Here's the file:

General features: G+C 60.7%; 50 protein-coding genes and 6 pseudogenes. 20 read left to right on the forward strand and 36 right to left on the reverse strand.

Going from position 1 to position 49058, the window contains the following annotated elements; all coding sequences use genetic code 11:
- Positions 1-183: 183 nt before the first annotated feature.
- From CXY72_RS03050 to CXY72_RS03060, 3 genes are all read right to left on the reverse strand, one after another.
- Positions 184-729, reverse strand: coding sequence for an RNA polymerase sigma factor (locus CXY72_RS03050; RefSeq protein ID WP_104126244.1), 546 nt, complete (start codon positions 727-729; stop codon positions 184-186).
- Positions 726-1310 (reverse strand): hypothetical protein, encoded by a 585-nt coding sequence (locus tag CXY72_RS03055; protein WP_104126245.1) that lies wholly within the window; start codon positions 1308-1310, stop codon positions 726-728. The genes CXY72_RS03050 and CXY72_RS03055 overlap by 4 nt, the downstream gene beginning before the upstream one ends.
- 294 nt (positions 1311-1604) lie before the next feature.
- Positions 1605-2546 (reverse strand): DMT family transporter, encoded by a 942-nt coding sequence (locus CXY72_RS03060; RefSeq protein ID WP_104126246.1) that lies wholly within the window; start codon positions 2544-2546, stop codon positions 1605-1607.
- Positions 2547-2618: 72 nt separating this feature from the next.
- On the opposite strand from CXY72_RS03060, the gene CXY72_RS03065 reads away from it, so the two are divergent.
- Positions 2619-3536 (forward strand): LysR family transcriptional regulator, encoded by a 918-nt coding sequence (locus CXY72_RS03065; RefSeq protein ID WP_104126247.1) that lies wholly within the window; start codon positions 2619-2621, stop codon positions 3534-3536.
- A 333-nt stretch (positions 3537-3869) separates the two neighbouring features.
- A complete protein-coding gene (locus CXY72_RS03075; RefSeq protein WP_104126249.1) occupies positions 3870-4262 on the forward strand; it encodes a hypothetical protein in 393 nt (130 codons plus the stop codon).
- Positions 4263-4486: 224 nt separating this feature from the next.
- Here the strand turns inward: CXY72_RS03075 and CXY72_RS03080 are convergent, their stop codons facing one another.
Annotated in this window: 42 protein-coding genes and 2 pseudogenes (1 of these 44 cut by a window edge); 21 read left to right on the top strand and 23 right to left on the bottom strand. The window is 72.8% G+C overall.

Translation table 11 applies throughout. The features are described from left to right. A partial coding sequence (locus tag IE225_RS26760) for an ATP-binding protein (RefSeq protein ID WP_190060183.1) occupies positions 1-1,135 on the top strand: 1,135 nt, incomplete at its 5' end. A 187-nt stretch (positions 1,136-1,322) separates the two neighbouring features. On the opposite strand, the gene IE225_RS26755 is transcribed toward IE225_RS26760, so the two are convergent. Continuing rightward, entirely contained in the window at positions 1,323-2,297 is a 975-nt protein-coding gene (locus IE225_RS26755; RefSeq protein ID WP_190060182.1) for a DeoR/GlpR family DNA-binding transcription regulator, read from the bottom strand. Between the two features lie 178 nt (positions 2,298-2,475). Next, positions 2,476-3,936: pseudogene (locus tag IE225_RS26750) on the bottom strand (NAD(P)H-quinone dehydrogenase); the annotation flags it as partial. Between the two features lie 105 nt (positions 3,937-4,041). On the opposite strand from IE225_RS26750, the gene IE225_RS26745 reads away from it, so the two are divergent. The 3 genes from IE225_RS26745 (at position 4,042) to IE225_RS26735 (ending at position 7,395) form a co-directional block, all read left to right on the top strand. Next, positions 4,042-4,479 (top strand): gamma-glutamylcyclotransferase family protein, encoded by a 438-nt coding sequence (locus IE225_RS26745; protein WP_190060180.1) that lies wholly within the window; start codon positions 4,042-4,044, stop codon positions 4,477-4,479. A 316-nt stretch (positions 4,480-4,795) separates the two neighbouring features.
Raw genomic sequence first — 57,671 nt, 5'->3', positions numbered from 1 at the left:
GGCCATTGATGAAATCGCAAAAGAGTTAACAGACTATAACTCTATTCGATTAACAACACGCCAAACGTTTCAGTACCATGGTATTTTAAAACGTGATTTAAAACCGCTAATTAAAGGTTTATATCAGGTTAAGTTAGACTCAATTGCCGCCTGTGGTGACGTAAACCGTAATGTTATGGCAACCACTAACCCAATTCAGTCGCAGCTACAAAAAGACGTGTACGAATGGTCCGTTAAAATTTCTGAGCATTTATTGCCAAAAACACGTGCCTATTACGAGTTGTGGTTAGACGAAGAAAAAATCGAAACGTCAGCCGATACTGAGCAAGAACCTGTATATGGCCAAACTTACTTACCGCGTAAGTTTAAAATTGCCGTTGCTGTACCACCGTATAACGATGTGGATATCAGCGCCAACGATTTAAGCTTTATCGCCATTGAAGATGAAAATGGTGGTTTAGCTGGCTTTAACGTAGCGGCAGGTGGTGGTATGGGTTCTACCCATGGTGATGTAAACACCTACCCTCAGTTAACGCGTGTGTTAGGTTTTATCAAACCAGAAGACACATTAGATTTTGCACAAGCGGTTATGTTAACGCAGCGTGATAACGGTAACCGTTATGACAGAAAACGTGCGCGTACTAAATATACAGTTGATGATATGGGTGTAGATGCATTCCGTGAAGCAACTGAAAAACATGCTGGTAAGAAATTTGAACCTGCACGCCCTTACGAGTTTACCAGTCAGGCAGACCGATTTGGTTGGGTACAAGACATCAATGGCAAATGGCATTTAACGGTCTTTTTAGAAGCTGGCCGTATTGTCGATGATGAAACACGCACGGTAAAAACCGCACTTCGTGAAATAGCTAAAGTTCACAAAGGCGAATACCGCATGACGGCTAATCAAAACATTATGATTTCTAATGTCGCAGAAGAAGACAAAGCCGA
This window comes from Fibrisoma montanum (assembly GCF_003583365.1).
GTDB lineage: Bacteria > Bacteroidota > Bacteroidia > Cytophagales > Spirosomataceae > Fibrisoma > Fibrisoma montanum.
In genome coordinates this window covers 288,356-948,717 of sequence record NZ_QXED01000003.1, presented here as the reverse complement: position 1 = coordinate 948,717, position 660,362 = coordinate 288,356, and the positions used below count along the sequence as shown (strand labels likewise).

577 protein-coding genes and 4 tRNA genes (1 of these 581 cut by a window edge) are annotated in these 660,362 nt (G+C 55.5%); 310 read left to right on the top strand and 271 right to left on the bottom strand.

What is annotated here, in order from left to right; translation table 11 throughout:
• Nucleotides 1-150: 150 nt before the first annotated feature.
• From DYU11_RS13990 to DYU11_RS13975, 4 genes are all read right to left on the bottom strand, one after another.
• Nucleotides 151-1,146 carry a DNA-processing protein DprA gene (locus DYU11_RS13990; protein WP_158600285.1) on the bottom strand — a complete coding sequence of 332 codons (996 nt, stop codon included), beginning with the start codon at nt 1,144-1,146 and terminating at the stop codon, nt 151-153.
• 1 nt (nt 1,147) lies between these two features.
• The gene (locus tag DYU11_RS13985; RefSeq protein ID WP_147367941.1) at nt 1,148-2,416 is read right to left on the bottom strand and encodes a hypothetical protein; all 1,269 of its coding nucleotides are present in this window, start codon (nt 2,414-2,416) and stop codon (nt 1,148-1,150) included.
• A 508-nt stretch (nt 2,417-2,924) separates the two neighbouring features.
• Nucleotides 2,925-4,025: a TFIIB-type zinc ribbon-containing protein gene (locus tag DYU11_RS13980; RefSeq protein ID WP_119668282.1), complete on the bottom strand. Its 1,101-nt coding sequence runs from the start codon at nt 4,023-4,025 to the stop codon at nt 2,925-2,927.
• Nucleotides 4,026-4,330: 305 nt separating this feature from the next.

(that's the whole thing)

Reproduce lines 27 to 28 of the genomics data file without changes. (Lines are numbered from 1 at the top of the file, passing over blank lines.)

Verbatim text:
• Nucleotides 151-1,146 carry a DNA-processing protein DprA gene (locus DYU11_RS13990; protein WP_158600285.1) on the bottom strand — a complete coding sequence of 332 codons (996 nt, stop codon included), beginning with the start codon at nt 1,144-1,146 and terminating at the stop codon, nt 151-153.
• 1 nt (nt 1,147) lies between these two features.